NGI The Weekly Gas Market Report
An ambitious plan to prepay for large volumes of gas under amulti-year contract is under consideration by the California agencyresponsible for procuring natural gas for state facilities.Staffers of Natural Gas Services, a unit of the state’s Departmentof General Services, would like to hear ideas about implementingsuch a program from potential suppliers.
As it currently envisions the program, NGS is looking forbetween 15 Bcf and 50 Bcf of gas delivered at rates of 3-5 Bcf/year(that would cover 20-30% of total annual usage by facilities in theNGS program). The gas would be bought for even or nearly evendelivery rates over the next five to 10 years starting in July1999. Delivery points would be Malin, the PG&E citygate and theSouthern California border. NGS wants a fixed price from thesupplier, with possible limited participation in sharing savingsduring periods of extremely low gas prices.
NGS would use its own means to finance pre-payment for the gas,so it is not actively seeking proposals that include financing,said Marshall D. Clark, manager of the DGS Natural Gas ServicesProgram. “We can borrow money for the pre-payment at a fairly lowrate,” Clark said. There have been a number of pre-payment dealslately between government agencies which currently are able toborrow money at exceptionally low interest rates at the same timegas prices are low. (See story below about the Municipal GasAuthority of Mississippi). The agency “will obviously have strongrequirements for certainty of delivery for the full term and volumeof the deal,” he added.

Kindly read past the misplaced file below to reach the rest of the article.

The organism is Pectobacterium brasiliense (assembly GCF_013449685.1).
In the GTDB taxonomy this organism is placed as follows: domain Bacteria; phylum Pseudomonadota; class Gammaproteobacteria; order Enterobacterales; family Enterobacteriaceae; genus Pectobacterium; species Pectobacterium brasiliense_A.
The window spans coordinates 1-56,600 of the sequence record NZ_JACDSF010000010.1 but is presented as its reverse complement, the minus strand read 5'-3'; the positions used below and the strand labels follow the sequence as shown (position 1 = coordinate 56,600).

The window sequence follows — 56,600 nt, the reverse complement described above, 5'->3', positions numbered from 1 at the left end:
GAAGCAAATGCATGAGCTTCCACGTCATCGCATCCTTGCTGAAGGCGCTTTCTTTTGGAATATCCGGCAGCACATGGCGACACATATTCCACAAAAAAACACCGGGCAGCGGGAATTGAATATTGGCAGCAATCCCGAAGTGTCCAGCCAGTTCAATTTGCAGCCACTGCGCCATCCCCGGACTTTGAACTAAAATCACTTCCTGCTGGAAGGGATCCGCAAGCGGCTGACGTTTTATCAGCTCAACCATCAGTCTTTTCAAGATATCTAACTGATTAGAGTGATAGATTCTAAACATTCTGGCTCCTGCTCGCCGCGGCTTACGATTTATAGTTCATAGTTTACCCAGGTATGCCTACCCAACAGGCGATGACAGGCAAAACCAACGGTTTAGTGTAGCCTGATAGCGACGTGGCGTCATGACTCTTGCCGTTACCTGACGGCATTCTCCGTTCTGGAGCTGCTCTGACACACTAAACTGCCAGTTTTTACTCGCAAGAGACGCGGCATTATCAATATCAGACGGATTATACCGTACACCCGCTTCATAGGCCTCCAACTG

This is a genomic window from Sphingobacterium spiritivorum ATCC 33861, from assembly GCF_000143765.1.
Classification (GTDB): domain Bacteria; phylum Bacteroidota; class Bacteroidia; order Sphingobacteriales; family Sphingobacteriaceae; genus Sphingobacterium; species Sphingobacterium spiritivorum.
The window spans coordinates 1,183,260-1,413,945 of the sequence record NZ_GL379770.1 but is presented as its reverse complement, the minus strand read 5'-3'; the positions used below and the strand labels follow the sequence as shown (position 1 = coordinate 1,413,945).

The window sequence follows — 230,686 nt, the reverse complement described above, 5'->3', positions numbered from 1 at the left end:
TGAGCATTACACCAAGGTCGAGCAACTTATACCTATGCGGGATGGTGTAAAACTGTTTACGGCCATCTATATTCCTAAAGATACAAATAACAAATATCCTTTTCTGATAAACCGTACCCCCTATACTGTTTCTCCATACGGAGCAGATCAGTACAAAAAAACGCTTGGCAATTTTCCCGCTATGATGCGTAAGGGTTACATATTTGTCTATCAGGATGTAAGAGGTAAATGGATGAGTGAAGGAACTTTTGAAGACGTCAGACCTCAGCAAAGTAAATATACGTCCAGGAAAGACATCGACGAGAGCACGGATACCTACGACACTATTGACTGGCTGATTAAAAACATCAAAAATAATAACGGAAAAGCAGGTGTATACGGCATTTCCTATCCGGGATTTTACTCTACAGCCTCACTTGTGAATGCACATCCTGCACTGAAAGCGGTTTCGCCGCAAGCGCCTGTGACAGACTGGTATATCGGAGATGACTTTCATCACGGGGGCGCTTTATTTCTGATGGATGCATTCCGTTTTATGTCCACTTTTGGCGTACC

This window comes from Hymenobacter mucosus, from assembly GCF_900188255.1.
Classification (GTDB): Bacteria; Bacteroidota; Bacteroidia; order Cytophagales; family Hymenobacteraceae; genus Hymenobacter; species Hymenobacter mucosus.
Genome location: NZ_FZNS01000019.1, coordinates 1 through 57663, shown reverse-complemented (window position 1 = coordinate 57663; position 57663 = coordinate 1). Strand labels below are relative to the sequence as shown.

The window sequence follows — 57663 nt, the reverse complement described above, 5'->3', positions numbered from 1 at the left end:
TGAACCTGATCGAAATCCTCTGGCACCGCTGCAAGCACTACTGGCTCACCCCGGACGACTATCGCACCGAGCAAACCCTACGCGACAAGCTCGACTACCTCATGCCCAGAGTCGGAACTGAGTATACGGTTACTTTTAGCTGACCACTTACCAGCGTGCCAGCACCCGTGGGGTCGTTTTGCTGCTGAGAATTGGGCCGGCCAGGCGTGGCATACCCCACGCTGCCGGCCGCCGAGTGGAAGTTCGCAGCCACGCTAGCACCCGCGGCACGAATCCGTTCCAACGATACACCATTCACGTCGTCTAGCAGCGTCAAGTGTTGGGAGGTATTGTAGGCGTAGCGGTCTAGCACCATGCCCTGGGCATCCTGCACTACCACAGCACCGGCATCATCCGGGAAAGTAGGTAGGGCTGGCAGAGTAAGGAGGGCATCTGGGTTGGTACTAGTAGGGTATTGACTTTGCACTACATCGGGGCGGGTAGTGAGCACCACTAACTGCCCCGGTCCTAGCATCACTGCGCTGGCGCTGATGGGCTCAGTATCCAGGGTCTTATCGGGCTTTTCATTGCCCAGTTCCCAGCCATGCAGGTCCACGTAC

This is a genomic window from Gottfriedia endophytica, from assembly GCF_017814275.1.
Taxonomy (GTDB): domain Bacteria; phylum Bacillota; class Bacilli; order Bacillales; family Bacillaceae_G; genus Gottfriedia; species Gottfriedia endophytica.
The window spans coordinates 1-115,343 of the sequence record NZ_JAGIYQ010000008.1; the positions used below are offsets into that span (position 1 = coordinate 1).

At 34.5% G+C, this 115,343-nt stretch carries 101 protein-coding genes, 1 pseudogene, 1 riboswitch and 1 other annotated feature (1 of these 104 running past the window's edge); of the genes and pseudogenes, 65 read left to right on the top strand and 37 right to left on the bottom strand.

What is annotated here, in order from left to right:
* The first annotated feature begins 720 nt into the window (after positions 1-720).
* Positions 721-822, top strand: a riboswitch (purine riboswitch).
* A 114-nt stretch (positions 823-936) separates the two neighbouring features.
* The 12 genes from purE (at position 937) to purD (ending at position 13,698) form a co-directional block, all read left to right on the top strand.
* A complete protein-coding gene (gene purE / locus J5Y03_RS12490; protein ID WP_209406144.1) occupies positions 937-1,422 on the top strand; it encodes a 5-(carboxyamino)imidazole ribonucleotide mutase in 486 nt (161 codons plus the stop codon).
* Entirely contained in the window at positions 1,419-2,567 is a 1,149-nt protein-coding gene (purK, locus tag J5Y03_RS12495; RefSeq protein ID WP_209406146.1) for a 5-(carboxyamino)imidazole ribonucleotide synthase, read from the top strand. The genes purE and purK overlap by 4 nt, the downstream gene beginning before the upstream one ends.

The potential for rising California gas prices — due toexpansions of Northern Border and TransCanada and the AlliancePipeline project shifting Canadian supplies more toward the Midwestmarket — played no part in NGS testing the pre-payment waters,Clark said. “We feel like we’ve seen most of that [higherCalifornia prices] happening already,” he said, pointing out thatonly a few years ago basis at the California border used to beNymex [Henry Hub futures contract] minus 60-80 cents, “and nowwe’re Nymex-plus.”
The state currently buys about half of its gas at fixed prices(25% on an annual basis and 25% under five-year contracts), withthe other half tied to the monthly California indexes of NGI’s GasPrice Index. Clark sees the pre-payment proposal as another way oftrying to diversify the government’s supply portfolio. “We’ve heardof several deals like this being done before, and it looks like itmakes good sense for us,” he said.
NGS wants to schedule informal presentations from suppliers inSacramento during the first three weeks of January (Jan. 4-22).After reviewing the proposals, NGS would specify its exact termsand conditions for the program and conduct an open bidding processto choose a provider. Because of a delay while NGS makes supportingcontract commitments with public sector facilities customers(non-state government groups such as municipal and countygovernments and school campuses), bidding is expected to take placein mid to late April.
Those interested in making a presentation or seeking furtherinformation should contact Clark at (916) 324-1283 or via e-mail firstname.lastname@example.org.
Roger Tanner, Houston
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